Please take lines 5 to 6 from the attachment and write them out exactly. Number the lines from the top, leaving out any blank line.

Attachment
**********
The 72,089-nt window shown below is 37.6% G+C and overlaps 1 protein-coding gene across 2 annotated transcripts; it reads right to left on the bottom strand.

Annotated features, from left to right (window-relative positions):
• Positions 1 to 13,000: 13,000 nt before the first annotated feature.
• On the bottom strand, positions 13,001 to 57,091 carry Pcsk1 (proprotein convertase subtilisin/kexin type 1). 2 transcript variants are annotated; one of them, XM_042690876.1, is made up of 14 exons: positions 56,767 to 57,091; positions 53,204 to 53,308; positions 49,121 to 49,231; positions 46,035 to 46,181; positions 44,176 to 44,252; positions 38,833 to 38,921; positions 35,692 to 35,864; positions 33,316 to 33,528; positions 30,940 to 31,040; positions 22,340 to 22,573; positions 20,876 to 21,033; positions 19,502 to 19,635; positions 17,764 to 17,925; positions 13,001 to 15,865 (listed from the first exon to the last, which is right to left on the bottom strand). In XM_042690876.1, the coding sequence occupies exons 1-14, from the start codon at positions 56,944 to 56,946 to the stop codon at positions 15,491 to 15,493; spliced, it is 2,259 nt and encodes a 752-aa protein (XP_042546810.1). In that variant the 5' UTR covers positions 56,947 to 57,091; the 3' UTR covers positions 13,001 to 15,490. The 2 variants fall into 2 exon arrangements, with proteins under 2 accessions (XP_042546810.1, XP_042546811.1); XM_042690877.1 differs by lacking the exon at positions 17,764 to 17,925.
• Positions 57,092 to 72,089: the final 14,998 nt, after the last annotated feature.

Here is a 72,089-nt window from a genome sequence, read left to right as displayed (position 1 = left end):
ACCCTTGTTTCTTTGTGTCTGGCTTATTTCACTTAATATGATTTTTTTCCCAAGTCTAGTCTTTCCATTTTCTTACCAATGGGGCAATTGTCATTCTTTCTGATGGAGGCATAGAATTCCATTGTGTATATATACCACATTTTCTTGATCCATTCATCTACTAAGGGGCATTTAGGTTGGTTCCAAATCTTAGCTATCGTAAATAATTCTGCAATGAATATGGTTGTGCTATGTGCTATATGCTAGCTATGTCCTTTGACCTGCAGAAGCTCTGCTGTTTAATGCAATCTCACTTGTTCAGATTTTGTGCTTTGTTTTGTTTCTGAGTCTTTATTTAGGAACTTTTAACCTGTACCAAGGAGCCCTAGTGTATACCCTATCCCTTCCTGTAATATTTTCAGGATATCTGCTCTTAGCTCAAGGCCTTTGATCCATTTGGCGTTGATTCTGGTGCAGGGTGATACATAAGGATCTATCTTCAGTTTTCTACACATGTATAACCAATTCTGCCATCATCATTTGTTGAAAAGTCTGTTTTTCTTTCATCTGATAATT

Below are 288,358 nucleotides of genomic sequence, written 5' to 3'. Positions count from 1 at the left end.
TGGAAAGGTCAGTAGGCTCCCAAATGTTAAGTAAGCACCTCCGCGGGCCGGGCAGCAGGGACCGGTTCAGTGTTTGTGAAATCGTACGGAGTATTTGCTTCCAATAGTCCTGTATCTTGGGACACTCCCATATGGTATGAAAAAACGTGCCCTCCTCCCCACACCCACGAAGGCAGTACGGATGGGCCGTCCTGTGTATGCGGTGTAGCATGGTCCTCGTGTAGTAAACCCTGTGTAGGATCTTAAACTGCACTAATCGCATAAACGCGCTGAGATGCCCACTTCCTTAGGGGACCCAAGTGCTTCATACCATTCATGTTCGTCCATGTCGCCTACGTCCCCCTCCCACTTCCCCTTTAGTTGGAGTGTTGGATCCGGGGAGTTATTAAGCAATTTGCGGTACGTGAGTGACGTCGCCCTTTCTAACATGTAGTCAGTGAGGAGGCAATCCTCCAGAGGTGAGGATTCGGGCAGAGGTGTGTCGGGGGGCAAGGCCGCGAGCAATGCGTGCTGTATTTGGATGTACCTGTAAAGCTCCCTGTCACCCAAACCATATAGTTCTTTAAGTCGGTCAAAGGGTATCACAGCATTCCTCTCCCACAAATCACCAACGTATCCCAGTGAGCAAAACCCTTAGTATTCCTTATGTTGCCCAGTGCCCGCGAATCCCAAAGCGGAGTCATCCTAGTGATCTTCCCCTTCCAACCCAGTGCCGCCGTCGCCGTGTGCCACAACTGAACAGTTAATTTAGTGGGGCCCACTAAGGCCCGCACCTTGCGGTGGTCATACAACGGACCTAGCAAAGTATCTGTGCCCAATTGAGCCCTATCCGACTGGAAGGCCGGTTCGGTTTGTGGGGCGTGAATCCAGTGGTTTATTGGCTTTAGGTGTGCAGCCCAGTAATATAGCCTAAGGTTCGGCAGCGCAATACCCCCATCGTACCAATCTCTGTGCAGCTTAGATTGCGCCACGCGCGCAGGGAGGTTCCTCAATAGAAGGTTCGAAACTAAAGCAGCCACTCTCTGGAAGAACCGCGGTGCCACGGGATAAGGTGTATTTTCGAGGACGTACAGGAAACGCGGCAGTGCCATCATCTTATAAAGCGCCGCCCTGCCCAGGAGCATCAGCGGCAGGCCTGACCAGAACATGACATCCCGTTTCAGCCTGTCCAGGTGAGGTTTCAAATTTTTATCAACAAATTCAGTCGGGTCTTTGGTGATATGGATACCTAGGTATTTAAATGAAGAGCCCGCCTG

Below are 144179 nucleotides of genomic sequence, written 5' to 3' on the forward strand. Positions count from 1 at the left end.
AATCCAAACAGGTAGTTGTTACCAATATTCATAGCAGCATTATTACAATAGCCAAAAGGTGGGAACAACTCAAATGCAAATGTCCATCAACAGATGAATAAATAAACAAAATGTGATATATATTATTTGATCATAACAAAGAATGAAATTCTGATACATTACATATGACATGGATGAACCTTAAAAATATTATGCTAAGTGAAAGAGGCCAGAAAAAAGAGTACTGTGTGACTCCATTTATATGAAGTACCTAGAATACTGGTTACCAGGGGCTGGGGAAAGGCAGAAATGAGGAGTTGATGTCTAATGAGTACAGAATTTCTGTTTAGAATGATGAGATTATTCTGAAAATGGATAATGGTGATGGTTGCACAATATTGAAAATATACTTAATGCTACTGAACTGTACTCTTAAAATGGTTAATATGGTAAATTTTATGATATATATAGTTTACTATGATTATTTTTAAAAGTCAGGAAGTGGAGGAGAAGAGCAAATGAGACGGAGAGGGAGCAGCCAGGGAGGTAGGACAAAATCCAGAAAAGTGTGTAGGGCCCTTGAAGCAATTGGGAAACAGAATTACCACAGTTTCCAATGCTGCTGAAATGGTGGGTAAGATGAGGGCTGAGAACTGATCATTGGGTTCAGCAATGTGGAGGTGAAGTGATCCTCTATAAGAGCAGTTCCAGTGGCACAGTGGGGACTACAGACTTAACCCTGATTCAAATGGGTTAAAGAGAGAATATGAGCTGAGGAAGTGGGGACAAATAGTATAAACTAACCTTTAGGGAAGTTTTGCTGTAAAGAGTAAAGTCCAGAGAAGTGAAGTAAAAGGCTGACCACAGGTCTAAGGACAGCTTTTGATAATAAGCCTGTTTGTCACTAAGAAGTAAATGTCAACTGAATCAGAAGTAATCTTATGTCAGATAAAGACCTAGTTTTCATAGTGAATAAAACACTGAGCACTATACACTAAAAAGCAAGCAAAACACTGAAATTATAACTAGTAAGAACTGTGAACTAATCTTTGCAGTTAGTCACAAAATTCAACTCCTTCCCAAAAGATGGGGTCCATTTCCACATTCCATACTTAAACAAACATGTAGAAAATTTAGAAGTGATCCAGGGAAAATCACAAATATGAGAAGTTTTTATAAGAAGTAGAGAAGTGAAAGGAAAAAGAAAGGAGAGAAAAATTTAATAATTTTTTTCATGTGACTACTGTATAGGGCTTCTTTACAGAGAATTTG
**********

• Positions 57,092 to 72,089: the final 14,998 nt, after the last annotated feature.

Here is a 72,089-nt window from a genome sequence, read left to right as displayed (position 1 = left end):